Today’s Reading: Lamentations 3-5
Today’s Reflection: Lamentations 3:21-24
But this I call to mind, and therefore I have hope: The steadfast love of the LORD never ceases; his mercies never come to an end; they are new every morning; great is your faithfulness. “The LORD is my portion,” says my soul, “therefore I will hope in him.”
What is this text saying?
This text—one of the most popular, profound and powerful in the bible—is an expression of utmost faith in the unchanging character of God, full of love, compassion, and mercy. He gives us reason to hope even when circumstances appear hopeless.
Why is it important?
A ‘lament’ is an expression of grief over a serious loss. The book Lamentations, believed to have been written by the prophet Jeremiah, expresses grief over the siege and destruction of Jerusalem in 586 BC. This book seeks to explain how this calamity befell Jerusalem (the Hebrew name for this book is “ekah”, which is in English is ‘How…!’) and it serves as a warning for future generations of God’s people. The greatest tragedy of Lamentations is the fact that Jerusalem’s destruction was brought about by the disobedience of the people of Judah, and their complete disregard for the covenant they had with God. Though carried out by the armies of Babylon, this catastrophe was clearly God’s judgment against His wayward and stubborn nation.
And yet, in the midst of this horror, the writer inserts these verses, brimming with unwavering trust, faith and hope in the same God who has just executed judgment—just though it was—against his own people. The writer understood that God is not only just, but also merciful—that He is a restorer and a redeemer.
How can I apply this?
There will be times when you find yourself in dire circumstances, when calamity, trials and tragedies will befall you. And some times you will almost certainly be the cause of the difficulties in your life. Despite this there is reason for hope, because above all things God desires to restore and redeem you—even from yourself when necessary. Restoration is returning or replacing that which was lost; Redemption is paying the price for your mistakes and misdeeds. Each verse in this passage holds a key to how God works restoration and redemption out in your life.
Verse 21: But this I call to mind, and therefore I have hope:
The first thing you have to do when trouble comes is remember. Remember who God is. Remember His promises. Remember that He has never failed you. Remember that even though He may not have done everything you wanted the way you wanted, He has always given you exactly what you needed exactly when you needed it. When you remember what God has done for you in the past you will find hope for your future. Don’t tell God how big your problem is; tell your problem how big your God is.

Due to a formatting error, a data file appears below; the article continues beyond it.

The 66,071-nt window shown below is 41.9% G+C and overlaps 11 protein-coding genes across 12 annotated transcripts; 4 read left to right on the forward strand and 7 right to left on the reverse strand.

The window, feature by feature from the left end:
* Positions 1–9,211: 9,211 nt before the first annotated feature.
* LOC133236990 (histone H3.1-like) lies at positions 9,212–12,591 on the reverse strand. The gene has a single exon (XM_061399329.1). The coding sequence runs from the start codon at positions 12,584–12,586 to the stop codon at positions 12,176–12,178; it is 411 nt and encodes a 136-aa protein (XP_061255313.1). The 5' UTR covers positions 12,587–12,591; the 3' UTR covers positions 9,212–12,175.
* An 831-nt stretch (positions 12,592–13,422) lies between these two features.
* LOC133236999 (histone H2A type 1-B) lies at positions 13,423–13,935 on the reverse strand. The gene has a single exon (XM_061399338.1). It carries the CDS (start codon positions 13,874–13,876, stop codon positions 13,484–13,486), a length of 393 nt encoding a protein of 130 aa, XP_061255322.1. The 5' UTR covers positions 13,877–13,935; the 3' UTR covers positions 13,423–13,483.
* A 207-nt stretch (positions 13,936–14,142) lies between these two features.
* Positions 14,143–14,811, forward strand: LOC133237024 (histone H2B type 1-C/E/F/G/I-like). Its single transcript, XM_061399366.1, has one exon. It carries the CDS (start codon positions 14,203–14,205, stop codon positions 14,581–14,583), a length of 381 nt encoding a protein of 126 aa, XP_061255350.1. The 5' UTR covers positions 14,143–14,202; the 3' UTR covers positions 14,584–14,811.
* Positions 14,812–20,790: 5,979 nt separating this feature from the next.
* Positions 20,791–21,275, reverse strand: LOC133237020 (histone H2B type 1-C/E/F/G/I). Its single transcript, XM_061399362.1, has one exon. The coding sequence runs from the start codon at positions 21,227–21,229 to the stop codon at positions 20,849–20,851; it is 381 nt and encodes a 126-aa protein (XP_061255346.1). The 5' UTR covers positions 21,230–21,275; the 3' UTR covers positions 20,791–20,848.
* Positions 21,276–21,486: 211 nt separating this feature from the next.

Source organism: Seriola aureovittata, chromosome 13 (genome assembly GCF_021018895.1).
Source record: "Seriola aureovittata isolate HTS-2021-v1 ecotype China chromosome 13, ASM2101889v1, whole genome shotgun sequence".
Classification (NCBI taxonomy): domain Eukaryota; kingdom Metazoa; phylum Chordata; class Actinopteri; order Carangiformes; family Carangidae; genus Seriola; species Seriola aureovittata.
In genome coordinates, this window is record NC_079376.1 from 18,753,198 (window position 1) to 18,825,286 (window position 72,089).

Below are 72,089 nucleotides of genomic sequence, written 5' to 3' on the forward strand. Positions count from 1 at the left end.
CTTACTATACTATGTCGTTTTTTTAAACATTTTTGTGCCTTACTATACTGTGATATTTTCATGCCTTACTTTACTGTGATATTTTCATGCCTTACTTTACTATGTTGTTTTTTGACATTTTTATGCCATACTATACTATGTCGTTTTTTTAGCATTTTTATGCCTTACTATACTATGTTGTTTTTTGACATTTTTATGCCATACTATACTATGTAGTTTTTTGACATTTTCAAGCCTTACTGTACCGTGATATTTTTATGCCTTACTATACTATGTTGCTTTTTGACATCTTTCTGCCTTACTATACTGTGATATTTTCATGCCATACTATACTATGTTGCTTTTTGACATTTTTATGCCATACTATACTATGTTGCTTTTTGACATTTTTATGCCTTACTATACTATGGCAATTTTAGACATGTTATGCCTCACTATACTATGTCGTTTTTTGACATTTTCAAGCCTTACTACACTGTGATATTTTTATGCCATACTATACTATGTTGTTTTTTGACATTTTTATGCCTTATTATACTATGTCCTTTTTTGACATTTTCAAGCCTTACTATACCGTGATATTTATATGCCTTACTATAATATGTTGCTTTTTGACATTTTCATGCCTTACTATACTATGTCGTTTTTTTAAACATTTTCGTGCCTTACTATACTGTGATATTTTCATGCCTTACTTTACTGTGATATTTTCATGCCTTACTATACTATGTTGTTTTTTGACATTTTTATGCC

Verse 22: The steadfast love of the LORD never ceases; his mercies never come to an end;
The word ‘never’ is an absolute. Not ever. There will never be a time when God does not love. There will never be a time when He is not willing to be merciful. Not ever. Not even when He is passing judgment. If your predicament is one caused by your own willful disobedience this is very good news indeed. It means even in your fallen state, in the midst of your suffering, you can still go boldly before God’s throne in prayer and find grace and mercy when you are in need (Hebrews 4:16).
One caviat: though God’s mercy never ends, the time for the exercise of His mercy in this world will. Turn to God, with all your heart, and don’t delay. Do it now.
Isaiah 55:6-7 – “Seek the LORD while he may be found; call upon him while he is near; let the wicked forsake his way, and the unrighteous man his thoughts; let him return to the LORD, that he may have compassion on him, and to our God, for he will abundantly pardon”.
Verse 23: they are new every morning; great is your faithfulness.
No matter how bad today has been (and no matter how bad you have been today) because of God’s love and mercy, tomorrow can be as though the worst of today never happened. God is faithful and just to forgive (1 John 1:9), to redeem (Isaiah 49:7), to restore (Lamentations 5:21), and to let the sins of the past remain forgotten in the past (Psalm 103:12).
Verse 24: “The LORD is my portion,” says my soul, “therefore I will hope in him.”
Because we live in an imperfect and sinful world, there will be times when what you have will not measure up to what you need. There will be times of loss, deprivation, desolation, loneliness, hunger, thirst, suffering, brokenness and disappointment. Times when friends, and family, and even church members, let you down. Times when the cheque you were counting on bounces. Times when a loved one is taken from you way too soon. At these times know that you do have the one thing that can never be taken from you. When you can be sure of nothing else, know for certain that the Lord is your portion. Because of this you always have reason for hope.
Psalm 30:5 – For his anger is but for a moment, and his favor is for a lifetime. Weeping may tarry for the night, but joy comes with the morning.